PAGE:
Hyundai Group chairwoman and CEO Hyun Jeong-eun on Friday said her company and North Korean authorities expect South Korean tourism to Mount Kumgang to restart within the year.
Hyun’s comments follow a visit to Mount Kumgang to attend a memorial event commemorating the 15th anniversary of the death of her late husband and former Hyundai chairman Chung Mong-hun.
“We expect that tourism at Mount Kumgang will be resumed in the course of this year,” Hyun said at a news conference held at the Customs, Immigration, and Quarantine (CIQ) office in Goseong County, Gangwon Province, in comments carried by multiple South Korean outlets.
“I believe North Korea has the [same] expectation,” she added, stressing that repairs would be required before tourism restarts.
Renovation at the site has is already underway in preparation for planned reunions of families separated by the Korean War, set to be held between August 20 and 26.
Around 30 officials from Hyundai Group and approximate 20 DPRK officials including vice-chairman of the Korea Asia-Pacific Peace Committee (KAPPC) Maeng Kyong Il attended Friday’s memorial ceremony – the first of its kind since 2015.
North Korean leader Kim Jong Un reportedly asked the KAPPC to “hold the memorial event at Mount Kumgang successfully and actively cooperate” with the Hyundai representatives, Hyun said.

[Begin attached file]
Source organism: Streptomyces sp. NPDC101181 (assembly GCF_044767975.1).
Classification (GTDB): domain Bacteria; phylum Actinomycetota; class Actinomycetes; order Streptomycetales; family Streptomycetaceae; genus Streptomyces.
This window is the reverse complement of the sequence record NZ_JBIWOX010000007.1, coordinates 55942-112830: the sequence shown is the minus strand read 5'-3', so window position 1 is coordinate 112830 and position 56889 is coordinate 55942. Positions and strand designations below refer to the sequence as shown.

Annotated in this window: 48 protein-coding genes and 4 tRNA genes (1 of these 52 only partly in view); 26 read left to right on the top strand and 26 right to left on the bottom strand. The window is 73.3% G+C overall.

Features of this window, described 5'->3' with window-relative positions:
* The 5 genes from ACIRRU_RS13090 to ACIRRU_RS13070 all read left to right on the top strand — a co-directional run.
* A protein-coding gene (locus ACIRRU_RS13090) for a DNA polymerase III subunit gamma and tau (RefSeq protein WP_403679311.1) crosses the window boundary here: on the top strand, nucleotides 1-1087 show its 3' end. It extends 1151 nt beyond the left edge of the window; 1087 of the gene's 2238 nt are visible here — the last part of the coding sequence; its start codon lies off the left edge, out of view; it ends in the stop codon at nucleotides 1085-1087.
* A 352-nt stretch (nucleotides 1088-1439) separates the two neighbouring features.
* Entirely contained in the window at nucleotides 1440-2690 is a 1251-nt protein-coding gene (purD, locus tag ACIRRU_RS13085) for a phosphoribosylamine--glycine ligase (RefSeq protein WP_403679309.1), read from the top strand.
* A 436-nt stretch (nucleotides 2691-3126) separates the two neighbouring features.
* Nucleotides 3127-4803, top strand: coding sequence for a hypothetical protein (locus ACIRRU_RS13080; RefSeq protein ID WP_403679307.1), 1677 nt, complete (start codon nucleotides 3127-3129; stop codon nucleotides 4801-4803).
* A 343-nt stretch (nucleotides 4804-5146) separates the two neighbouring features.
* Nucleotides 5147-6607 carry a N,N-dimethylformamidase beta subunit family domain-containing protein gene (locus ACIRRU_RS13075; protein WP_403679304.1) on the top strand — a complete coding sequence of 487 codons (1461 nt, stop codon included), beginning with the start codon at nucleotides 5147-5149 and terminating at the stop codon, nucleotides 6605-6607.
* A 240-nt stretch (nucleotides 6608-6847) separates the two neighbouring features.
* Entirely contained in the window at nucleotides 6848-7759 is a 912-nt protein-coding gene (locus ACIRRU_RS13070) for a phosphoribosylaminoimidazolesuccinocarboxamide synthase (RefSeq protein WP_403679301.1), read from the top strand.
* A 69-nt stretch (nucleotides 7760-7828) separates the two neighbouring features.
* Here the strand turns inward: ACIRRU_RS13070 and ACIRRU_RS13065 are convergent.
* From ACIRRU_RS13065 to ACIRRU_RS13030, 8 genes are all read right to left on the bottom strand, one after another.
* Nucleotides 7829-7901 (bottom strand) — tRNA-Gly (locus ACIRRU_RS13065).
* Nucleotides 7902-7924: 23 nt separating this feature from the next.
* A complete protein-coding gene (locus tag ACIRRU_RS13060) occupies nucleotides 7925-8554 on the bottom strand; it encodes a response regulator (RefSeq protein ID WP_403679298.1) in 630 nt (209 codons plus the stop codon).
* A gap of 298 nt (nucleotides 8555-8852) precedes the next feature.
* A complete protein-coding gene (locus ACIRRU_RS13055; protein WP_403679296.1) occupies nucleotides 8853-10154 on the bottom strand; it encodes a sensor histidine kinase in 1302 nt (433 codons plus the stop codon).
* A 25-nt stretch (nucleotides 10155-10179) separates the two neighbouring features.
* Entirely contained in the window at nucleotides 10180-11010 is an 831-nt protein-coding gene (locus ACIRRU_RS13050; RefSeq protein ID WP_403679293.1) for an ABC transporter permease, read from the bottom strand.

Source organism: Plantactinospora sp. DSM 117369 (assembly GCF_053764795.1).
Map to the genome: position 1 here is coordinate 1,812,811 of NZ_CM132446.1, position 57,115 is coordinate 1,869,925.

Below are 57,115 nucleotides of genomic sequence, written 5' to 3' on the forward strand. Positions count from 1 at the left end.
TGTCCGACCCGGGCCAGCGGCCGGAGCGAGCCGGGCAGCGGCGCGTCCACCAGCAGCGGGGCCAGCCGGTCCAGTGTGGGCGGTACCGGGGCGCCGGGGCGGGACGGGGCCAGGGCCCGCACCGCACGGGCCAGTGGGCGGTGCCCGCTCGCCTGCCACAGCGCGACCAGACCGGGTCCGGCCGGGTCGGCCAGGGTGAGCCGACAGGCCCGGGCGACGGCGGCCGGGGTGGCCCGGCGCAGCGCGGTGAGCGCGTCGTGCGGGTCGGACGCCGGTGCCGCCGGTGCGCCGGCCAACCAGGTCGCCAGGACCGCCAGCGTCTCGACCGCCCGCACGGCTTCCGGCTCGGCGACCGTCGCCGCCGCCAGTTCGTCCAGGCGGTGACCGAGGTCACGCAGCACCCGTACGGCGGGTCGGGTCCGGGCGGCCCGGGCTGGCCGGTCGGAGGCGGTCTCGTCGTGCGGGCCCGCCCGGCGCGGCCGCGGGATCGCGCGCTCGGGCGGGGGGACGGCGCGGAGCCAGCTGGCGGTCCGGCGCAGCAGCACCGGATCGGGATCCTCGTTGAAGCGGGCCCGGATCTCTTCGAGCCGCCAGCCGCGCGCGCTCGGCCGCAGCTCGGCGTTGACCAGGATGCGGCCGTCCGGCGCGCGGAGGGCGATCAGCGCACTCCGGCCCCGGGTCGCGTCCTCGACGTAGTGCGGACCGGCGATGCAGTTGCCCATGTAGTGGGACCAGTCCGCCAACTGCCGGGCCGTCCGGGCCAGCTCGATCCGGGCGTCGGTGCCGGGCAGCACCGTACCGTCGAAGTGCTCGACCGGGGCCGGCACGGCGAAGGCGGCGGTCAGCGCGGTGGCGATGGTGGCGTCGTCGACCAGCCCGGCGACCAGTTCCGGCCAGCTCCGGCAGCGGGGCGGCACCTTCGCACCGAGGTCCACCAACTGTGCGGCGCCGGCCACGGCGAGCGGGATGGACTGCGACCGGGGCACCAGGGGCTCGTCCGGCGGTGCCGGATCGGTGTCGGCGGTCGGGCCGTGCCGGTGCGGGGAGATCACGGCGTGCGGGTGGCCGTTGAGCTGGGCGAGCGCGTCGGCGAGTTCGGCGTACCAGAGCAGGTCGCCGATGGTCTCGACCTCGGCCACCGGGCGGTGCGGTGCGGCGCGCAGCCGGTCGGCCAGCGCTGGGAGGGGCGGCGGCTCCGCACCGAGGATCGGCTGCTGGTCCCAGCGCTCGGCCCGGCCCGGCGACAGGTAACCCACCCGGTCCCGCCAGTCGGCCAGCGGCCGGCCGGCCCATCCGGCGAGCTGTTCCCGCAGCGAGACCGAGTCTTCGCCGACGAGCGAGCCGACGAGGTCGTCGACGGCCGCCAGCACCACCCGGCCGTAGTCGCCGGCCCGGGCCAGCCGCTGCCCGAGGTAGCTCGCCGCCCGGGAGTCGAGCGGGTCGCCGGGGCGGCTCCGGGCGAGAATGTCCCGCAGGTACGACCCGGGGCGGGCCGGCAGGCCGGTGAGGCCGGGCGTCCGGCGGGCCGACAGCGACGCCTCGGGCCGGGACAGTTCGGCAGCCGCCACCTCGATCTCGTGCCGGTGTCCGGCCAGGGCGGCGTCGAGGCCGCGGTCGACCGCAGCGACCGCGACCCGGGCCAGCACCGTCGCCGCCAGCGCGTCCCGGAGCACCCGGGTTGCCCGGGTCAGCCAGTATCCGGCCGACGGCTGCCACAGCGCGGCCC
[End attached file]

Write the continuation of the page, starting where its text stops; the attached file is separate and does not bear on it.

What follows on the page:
“The KAPPC also delivered the message of chairman of KAPPC Kim Yong Chol saying that ‘the KAPPC’s confidence in the Hyundai remains unchanged and we’ll always work together with the Hyundai if it takes the initiative in inter-Korean projects,'” she added.
Vice-chairman Maeng also reportedly conveyed remarks from Kim Yong Chol – who also serves as vice-chairman of the Central Committee of Workers’ Party of Korea – inviting Hyun to return to DPRK.
When asked if both sides discussed inter-Korean economic projects, Hyun said they “didn’t have a concrete discussion.”
Hyun’s visit follows an editorial in DPRK ruling party organ the Rodong Sinmun earlier in the week calling for the resumption of tourism at Mount Kumgang, describing its suspension as a “heartbreaking reality of North-South relations.”
“15 years have passed since chairman Chung Mong-hun passed away… but I don’t want to talk about despair any longer, and I’d like to talk about hope,” Hyun told media.
“Hyundai won’t fluctuate between hope and fear like we’ve done for the last 10 years, and we will do our best in our position calmly,” she added.
“Our Hyundai Group will strive to play the pivotal role when South and North Korea work together in one accord and pursue economic cooperation and co-prosperity.”
Chairwoman Hyun previously attended Mount Kumgang memorial ceremonies in 2009, 2013, and 2014.
DPRK state-run outlet Uriminzokkiri on Friday hailed Pyongyang’s past relations with the corporation.
“First love is important for persons,” the Uriminzokkiri said, citing remarks by late North Korean leader Kim Jong Il following Chung Mong-hun’s death.
“We started our first love with Hyundai, long before the authorities, in terms of North-South relations.”
Hyundai Asan previously invested, developed, and operated inter-Korean projects at the mountain, though tourism was suspended in 2008 following the killing of a South Korean visitor by a North Korean soldier.
Edited by Oliver Hotham
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